There is a phrase that every NFL coach attempts to pound into his players' brains. You heard it on a number of occasions while walking around the Eagles' locker room in the wake of their 34-24 win over the Redskins. Nigel Bradham said it. Najee Goode said it. Brandon Graham said it.
Next man up.
At the start of the season, one of the pivotal questions about this Eagles roster involved its depth. In a sport with the physical toll of football, the ability to overcome injuries is a pertinent issue for every team. For the Eagles, though, the question burned even hotter. Building a roster is a continuous process, and the upheaval that accompanied the transition of power from Andy Reid to Howie Roseman to Chip Kelly to Roseman left the team in a constant state of pouring additional resources to fix past mistakes. An organization only gets so many draft picks and so much cap space. Now, with the Eagles at 6-1 and in commanding position in the NFC playoff race, season-ending injuries to a pair of marquee players turn the final nine games of the schedule into a referendum on the depth and breadth of their talent base.
That's not to say that each of the NFL's other 31 rosters is in a better position to absorb a blow like the one the Eagles suffered in the third quarter of Monday's win over the Redskins when Pro Bowl left tackle Jason Peters crumpled to the Lincoln Financial Field turf with two torn knee ligaments. Look at the recent participants in the Super Bowl and you'll notice few that had to overcome the loss of a significant pass blocker. Seven of the 10 teams that appeared in the last five Super Bowls did so with five offensive linemen who had been on the field for at least 70 percent of the team's snaps. Only the 2013 Seahawks entered the postseason with a starting tackle who'd played less than 79 percent of their snaps.
The Eagles will need to be such a team. Whether they are able to be will depend in large part on a series of moves the front office has orchestrated over the last couple of years to mold the depth chart on the offensive line into its current form.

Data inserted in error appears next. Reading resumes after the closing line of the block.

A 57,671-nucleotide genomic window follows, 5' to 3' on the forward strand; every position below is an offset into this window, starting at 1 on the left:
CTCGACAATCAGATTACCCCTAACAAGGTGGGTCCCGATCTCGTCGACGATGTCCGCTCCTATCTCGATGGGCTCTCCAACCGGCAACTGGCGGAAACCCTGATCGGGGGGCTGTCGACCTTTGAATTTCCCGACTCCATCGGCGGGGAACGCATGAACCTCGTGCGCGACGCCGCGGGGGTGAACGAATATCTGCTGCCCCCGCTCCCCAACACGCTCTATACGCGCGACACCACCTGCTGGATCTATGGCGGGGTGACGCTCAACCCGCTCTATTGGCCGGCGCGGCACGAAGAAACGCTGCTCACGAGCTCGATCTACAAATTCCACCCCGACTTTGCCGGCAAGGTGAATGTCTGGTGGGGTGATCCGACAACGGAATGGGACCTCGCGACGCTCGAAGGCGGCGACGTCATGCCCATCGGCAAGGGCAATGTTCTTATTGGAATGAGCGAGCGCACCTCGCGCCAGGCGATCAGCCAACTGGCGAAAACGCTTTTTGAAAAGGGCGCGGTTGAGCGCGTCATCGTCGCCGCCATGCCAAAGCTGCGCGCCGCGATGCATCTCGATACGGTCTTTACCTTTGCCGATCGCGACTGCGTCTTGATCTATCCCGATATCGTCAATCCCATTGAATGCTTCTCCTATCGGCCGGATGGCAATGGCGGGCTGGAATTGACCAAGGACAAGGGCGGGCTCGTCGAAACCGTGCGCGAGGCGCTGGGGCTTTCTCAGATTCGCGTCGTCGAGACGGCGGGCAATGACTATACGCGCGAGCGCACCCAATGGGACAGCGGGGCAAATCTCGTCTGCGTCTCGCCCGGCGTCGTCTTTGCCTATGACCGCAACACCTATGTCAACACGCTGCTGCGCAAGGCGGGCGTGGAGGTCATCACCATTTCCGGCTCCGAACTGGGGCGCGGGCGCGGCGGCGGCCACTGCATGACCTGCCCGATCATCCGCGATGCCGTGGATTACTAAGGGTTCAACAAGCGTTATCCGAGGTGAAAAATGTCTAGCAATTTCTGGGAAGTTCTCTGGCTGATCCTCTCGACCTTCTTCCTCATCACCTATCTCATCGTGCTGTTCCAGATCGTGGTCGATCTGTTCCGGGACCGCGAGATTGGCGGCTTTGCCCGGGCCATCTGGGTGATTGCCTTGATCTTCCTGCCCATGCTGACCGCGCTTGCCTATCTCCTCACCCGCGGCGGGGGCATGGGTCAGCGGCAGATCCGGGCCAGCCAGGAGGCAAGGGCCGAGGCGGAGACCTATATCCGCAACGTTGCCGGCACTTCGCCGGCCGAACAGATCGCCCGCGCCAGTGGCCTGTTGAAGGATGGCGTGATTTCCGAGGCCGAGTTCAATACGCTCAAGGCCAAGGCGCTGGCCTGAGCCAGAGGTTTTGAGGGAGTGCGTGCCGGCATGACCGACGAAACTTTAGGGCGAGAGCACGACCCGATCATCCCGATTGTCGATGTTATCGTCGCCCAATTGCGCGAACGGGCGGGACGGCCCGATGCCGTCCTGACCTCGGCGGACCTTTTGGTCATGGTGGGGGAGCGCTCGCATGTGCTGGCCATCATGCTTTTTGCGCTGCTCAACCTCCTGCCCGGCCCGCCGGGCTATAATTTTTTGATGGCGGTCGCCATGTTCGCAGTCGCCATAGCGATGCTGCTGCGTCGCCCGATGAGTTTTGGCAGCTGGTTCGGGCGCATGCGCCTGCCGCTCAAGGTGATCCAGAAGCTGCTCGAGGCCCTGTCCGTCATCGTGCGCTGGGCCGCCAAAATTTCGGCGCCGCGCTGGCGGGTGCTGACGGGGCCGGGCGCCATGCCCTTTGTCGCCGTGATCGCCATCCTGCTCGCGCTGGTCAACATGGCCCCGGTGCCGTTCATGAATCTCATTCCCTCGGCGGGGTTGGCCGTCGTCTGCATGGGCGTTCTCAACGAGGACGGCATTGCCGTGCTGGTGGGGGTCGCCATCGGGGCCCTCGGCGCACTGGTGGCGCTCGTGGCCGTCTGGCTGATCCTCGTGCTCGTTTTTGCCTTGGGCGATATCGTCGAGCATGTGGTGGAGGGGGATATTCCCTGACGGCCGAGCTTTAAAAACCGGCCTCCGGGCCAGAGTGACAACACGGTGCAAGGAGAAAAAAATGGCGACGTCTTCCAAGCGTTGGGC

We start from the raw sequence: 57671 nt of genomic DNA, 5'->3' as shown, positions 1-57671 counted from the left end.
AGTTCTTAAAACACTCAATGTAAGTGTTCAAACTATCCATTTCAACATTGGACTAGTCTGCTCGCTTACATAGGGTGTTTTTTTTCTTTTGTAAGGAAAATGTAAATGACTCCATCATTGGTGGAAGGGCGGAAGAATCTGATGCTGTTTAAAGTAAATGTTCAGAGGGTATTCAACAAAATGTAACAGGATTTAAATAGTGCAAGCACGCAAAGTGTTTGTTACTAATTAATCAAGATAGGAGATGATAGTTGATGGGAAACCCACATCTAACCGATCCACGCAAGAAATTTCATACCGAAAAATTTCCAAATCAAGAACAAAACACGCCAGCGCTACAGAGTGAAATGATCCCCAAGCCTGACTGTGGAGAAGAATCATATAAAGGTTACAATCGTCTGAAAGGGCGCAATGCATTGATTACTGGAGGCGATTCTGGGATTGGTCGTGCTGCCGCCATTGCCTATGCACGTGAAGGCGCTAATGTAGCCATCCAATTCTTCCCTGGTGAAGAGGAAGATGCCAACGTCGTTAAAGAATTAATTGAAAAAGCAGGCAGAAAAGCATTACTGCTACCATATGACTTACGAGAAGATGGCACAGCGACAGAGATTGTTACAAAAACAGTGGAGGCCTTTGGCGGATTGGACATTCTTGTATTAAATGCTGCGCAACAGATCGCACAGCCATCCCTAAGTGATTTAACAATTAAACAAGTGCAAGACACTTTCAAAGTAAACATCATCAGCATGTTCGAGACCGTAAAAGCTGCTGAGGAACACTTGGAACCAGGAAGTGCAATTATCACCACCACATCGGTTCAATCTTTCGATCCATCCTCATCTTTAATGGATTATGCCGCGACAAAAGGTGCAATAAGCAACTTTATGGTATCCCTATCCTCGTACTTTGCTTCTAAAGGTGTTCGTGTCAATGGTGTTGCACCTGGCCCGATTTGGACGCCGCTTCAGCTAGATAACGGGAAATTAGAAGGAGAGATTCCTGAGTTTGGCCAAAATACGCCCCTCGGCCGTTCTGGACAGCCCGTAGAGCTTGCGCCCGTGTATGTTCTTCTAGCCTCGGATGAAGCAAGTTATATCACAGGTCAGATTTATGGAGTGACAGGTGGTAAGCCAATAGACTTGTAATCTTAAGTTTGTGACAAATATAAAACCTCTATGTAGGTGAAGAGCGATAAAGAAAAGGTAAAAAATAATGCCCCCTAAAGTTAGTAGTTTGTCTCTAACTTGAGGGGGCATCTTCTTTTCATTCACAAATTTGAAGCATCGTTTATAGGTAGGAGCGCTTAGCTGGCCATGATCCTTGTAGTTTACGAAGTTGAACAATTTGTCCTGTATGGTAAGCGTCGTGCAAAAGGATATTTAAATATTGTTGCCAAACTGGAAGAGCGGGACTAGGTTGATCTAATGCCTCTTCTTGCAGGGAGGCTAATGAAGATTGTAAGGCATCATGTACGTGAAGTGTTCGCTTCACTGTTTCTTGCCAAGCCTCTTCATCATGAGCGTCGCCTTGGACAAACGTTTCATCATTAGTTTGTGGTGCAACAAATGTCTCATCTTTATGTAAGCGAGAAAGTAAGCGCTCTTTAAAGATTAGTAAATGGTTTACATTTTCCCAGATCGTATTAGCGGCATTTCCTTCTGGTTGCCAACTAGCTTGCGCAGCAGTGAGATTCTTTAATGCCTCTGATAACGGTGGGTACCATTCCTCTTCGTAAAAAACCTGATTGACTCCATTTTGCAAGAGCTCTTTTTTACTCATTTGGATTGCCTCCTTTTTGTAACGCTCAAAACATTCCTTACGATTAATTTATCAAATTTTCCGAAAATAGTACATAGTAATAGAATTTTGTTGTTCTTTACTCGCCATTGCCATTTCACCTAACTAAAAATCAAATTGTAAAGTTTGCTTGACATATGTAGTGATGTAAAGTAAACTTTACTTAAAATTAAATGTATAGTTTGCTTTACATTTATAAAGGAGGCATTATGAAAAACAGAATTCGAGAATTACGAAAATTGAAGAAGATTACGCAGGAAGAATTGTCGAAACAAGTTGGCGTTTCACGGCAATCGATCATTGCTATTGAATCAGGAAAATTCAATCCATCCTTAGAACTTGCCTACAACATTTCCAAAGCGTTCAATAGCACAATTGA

In training camp, the Eagles parted ways with their top two veteran backups at the tackle position, trading Allen Barbre and Matt Tobin for marginal draft picks. That leaves a trio of second-year players as the likely options: Halapoulivaati Vaitai, a fifth-round pick who spent much of last season filling in for suspended right tackle Lane Johnson; Isaac Seumalo, who lost his starting spot at guard after two games this season, but who started a game at right tackle last year as a rookie third-round pick out of Oregon State; Dillon Gordon, an undrafted free agent in 2016 who spent all of last season on the 53-man roster but was cut after this year's training camp and re-signed to the practice squad.
On Monday night, it was Vaitai who got the call. His first two series came on drives that resulted in Eagles touchdowns, with Carson Wentz completing seven of 11 passes for 93 yards and two touchdowns and rushing for another 38 yards. Wentz did not attempt a pass, and the Eagles did not get a first down, on either of the next two series. The third and final possession featured a kneel-down.
On Tuesday, head coach Doug Pederson did not commit to a course of action. He said the Eagles like Johnson on the right side. He talked up Vaitai but said Seumalo would get consideration.
After Sunday's game against the winless 49ers, the schedule turns daunting. Five of the Eagles' last nine games come against teams that rank in the top third of the league in sack percentage. The Rams have sacked opposing quarterbacks on 9.2 percent of dropbacks (fifth), the Cowboys on 8.7 percent (seventh), the Bears on 8.2 percent (eighth), and the Broncos on 7.8 percent (11th). That does not include a game in Seattle against the Seahawks' vaunted defense.
The sudden uncertainty at tackle is, in some ways, a reminder of the unique nature of the Eagles' situation. Since Roseman regained control of the roster after Kelly's dismissal before the 2015 season finale, both he and owner Jeffery Lurie have spoken of their roster building as if its endgame lay somewhere beyond this season. As the only offensive linemen selected by the team in the last four drafts, some combination of Seumalo and Vaitai was going to need to contribute to that future. Peters wasn't going to play forever. There had already been rumblings about center Jason Kelce's contract.
Yet 6-1 does not happen every season. The NFC does not look this winnable every season. Before Peters and middle linebacker Jordan Hicks went down against the Redskins, there was a strong argument to be made that the Eagles had as good a shot as anybody.
It has been said that, in the NFL, the only future worth counting on is the next week's game. With a budding superstar at quarterback, the Eagles are better positioned than most to assume that there will be more years like this one. But in all of those years, it will take more than Carson Wentz, and, in most years, it will take more than the 21 players who begin the season as his fellow starters.
In Peters, the Eagles might have lost the one player they could not afford to lose.
"But at the same time," Pederson said on Tuesday, "the bigger picture is we still have a lot of football left. And we still have a game this Sunday and the season's not over."
Next man up.